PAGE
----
I haven't seen this discussed anywhere else, but am I the only one who thinks it's significant that John Kerry couldn't remain faithful to his first wife? Some people like to make a big deal about the "sanctity of marriage" with regards to gay marriage, but isn't Mr. Kerry's divorce in 1988 (after six years of separation) relevant to the same issue? What's more, the circumstances aren't particularly flattering for Mr. Kerry.
Most people seem to think Mr. Kerry's carousing in the 1980s isn't important, but for most of the decade he was still married.
During the period the Kerrys were separated, for instance, the senator apparently felt little constrained by his marital vows. Gossip columns at the time linked him to Morgan Fairchild, Cornelia Guest and even President Reagan's liberal daughter, Patti Davis. An upcoming Boston Globe expose will reportedly feature details of the Massachusetts Democrat's 1980s affair with a 25-year-old British reporter.The epidemic of divorce in America (and around the world) absolutely dwarfs any threat posed to the sanctity of marriage by homosexuals.
According to a previous account offered by the paper, the fact that Kerry was still technically married till 1988 "reportedly came as a surprise to some of his frequent companions."
If John Kerry couldn't keep the vows he made to his first wife, why does anyone think he'll make a trustworthy president? He hasn't done anything to acknowledge the divorce was wrong -- and I doubt he thinks it -- so there's no possibility that he's changed his mind over the years about the seriousness of keeping his word.
No one talks about it, of course, because the majority of marriages fail and no one wants to denounce a failure committed by so many people. There aren't many people with moral authority on this issue, which goes straight to the heart of the matter, doesn't it? Everyone does it, so there's plenty of incentive for everyone to treat divorce lightly, as if it's of no consequence.
I think it's despicable and disgusting.
Rev. Sensing points out in the comments that the divorce rate isn't 50%, and he's right, although it's close. Here are some statistics I gathered last year on marriage and divorce that break the divorce rate down into various groupings.
1. Median duration of marriage (1997): 7.2 yearsFurther, SS from Seldom Sober points to stats that show the divorce rate dropping.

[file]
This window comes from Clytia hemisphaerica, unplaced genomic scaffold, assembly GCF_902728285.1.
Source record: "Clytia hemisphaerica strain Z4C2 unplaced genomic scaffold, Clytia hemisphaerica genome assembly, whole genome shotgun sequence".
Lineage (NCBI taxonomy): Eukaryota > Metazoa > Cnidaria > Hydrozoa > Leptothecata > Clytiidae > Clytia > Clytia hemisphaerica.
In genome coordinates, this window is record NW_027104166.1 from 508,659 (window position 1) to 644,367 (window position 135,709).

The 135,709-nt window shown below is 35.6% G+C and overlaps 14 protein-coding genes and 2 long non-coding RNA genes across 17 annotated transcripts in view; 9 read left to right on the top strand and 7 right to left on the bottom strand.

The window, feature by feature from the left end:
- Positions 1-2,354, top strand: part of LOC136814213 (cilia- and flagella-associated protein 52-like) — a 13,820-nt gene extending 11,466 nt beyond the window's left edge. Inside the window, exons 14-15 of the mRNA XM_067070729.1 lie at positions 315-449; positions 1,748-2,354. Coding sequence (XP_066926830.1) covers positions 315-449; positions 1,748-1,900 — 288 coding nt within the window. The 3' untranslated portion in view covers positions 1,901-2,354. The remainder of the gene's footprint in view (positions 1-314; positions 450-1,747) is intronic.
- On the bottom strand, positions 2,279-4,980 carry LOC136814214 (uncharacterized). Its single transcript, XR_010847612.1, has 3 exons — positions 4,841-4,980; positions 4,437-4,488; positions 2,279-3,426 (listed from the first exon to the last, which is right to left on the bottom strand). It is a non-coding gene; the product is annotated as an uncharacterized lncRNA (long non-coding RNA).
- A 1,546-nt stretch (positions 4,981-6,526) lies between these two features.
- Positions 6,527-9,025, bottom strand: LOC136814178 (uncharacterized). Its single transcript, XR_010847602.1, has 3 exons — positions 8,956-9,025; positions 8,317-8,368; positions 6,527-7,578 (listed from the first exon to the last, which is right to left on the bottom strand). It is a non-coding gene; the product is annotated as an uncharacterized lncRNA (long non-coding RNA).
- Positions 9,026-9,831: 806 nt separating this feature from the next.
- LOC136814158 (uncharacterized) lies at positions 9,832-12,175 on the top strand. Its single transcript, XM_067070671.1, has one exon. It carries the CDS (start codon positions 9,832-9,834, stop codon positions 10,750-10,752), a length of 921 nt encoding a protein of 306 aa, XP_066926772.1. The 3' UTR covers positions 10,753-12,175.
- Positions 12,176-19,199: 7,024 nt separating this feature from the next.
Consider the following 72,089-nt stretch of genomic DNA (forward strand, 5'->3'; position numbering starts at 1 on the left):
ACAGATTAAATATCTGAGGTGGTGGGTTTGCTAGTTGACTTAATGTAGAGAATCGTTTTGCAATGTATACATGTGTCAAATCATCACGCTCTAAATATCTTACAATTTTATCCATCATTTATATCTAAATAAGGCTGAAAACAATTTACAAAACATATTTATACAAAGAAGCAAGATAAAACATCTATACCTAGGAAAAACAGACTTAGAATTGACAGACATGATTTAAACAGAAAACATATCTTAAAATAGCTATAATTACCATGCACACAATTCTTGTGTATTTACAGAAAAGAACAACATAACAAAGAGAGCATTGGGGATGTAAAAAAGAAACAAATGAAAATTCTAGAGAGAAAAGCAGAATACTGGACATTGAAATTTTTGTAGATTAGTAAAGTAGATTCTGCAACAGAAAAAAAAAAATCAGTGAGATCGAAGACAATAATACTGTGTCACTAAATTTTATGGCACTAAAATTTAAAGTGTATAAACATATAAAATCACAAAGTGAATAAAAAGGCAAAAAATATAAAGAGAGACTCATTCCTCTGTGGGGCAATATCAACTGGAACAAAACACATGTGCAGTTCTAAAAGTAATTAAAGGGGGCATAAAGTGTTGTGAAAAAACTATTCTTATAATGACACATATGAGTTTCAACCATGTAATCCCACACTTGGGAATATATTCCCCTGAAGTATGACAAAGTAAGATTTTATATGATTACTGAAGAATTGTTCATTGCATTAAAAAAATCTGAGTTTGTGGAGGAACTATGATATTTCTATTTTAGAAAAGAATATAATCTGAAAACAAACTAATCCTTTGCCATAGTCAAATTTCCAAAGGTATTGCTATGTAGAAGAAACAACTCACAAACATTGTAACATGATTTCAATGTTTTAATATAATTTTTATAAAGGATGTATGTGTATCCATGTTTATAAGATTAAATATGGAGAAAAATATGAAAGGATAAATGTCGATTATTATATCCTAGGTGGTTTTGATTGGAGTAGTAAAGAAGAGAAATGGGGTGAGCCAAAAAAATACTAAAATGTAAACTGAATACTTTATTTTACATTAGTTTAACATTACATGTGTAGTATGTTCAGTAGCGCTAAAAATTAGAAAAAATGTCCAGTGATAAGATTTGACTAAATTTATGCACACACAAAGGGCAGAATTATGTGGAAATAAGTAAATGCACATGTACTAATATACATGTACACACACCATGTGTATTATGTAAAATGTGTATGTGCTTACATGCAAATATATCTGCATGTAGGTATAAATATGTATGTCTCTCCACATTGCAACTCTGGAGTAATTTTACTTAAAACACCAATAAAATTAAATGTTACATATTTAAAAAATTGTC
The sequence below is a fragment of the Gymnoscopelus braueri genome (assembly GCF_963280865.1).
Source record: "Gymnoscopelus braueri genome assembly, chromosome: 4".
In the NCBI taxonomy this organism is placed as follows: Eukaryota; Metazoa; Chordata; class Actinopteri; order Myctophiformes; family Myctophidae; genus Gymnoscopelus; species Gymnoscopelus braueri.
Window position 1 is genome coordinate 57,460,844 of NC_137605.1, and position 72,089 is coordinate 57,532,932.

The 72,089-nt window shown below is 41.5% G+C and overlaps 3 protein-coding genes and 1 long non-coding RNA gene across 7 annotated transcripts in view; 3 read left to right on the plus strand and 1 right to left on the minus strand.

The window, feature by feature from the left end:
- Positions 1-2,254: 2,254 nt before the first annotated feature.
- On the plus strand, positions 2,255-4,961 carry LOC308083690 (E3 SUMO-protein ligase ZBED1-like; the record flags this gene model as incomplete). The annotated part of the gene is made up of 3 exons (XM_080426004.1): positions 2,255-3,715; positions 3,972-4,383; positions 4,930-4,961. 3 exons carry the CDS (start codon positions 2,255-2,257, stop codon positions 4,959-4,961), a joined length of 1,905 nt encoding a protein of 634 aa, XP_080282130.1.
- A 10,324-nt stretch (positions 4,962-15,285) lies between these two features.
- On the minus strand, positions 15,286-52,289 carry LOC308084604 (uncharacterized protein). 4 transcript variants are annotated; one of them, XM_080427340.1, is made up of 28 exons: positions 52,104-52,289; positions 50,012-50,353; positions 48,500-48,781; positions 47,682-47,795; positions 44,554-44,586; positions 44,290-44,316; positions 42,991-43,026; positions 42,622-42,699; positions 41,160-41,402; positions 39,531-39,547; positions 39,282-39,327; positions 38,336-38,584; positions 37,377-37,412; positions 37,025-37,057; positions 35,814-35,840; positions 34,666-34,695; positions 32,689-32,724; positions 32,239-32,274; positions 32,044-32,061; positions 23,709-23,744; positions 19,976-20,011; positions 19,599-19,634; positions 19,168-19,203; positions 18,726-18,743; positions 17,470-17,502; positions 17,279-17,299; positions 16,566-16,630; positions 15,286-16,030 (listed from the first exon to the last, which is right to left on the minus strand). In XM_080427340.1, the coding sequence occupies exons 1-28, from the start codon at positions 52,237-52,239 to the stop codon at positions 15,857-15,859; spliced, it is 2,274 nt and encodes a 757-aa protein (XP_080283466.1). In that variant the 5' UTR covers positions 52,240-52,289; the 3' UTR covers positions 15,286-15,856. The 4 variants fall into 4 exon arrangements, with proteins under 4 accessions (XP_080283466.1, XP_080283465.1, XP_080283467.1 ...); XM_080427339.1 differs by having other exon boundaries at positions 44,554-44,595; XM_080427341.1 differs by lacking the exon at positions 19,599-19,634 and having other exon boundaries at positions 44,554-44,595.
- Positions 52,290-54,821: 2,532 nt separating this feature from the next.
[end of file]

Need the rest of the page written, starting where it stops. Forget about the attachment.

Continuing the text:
2. Likelihood of new marriages ending in divorce in 1997: 43%
3. Adults between 25 and 34 years old never married in 1998: 14 million (35%)
4. Percentage of population (by area of US) who had never married in 1999: Midwest: 28%, Northeast: 28%, South: 26%, West: 29%
5. People (by gender) 15 years of age and over who have never married: Males: 32,253,000 (31.3% of men), Females: 27,763,000 (25.1% of women)
6. Median age at first marriage: Males: 26.8, Females: 25.1
7. Average age of marriage [first marriage and later] in 1997: Males: 28.7, Females: 25.9
8. Percentage of people that married under the age of 20 who eventually get divorced as of 1995: 40%
9. Percentage of people that married over the age of 25 who eventually get divorced as of 1995: 24%
10. Percentage of women whose parents were divorced who get divorced within 10 years as of 1995: 43%
11. Percentage of women whose parents stayed together who get divorced within 10 years as of 1995: 29%
12. In 1996, children of divorce were 50% more likely than their counterparts from intact families to divorce.
13. Fatherless homes account for 63% of youth suicides, 90% of homeless/runaway children, 85% of children with behavior problems, 71% of high school dropouts, 85% of youths in prison, well over 50% of teen mothers.
Since 1990:That link has more info on how divorce rates are determined and how predictions are made. The standard "50% of marriages will end in divorce" meme comes from the Census Bureau and was reaffirmed in 2002.
My own prediction is that as baby boomers age and die the divorce rate will continue to drop. I predict that we Millennials will be more faithful to each other than our parents were. (Plus, fewer people may get married which could improve the divorce rate, depending on selection factors.)